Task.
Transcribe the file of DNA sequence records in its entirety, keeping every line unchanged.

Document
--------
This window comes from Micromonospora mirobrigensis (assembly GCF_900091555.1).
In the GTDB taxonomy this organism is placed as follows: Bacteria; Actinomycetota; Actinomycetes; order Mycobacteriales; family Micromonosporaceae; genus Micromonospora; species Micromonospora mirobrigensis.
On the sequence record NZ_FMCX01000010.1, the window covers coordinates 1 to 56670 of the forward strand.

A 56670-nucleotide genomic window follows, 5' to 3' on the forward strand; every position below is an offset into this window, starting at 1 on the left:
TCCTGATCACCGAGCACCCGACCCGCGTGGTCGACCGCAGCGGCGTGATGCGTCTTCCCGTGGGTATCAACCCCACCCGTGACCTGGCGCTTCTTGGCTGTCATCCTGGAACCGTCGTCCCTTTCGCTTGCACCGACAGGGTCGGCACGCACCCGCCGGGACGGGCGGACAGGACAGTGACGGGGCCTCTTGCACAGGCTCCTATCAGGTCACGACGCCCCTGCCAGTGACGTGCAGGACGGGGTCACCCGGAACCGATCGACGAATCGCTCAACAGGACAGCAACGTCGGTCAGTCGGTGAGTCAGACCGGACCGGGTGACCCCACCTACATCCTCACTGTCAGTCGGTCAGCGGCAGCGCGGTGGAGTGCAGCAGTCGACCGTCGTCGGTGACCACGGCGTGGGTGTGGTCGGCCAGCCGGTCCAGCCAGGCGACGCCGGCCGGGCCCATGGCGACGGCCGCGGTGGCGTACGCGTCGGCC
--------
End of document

This window comes from Micromonospora mirobrigensis (assembly GCF_900091555.1).
In the GTDB taxonomy this organism is placed as follows: Bacteria; Actinomycetota; Actinomycetes; order Mycobacteriales; family Micromonosporaceae; genus Micromonospora; species Micromonospora mirobrigensis.
On the sequence record NZ_FMCX01000010.1, the window covers coordinates 1 to 56670 of the forward strand.

A 56670-nucleotide genomic window follows, 5' to 3' on the forward strand; every position below is an offset into this window, starting at 1 on the left:
TCCTGATCACCGAGCACCCGACCCGCGTGGTCGACCGCAGCGGCGTGATGCGTCTTCCCGTGGGTATCAACCCCACCCGTGACCTGGCGCTTCTTGGCTGTCATCCTGGAACCGTCGTCCCTTTCGCTTGCACCGACAGGGTCGGCACGCACCCGCCGGGACGGGCGGACAGGACAGTGACGGGGCCTCTTGCACAGGCTCCTATCAGGTCACGACGCCCCTGCCAGTGACGTGCAGGACGGGGTCACCCGGAACCGATCGACGAATCGCTCAACAGGACAGCAACGTCGGTCAGTCGGTGAGTCAGACCGGACCGGGTGACCCCACCTACATCCTCACTGTCAGTCGGTCAGCGGCAGCGCGGTGGAGTGCAGCAGTCGACCGTCGTCGGTGACCACGGCGTGGGTGTGGTCGGCCAGCCGGTCCAGCCAGGCGACGCCGGCCGGGCCCATGGCGACGGCCGCGGTGGCGTACGCGTCGGCC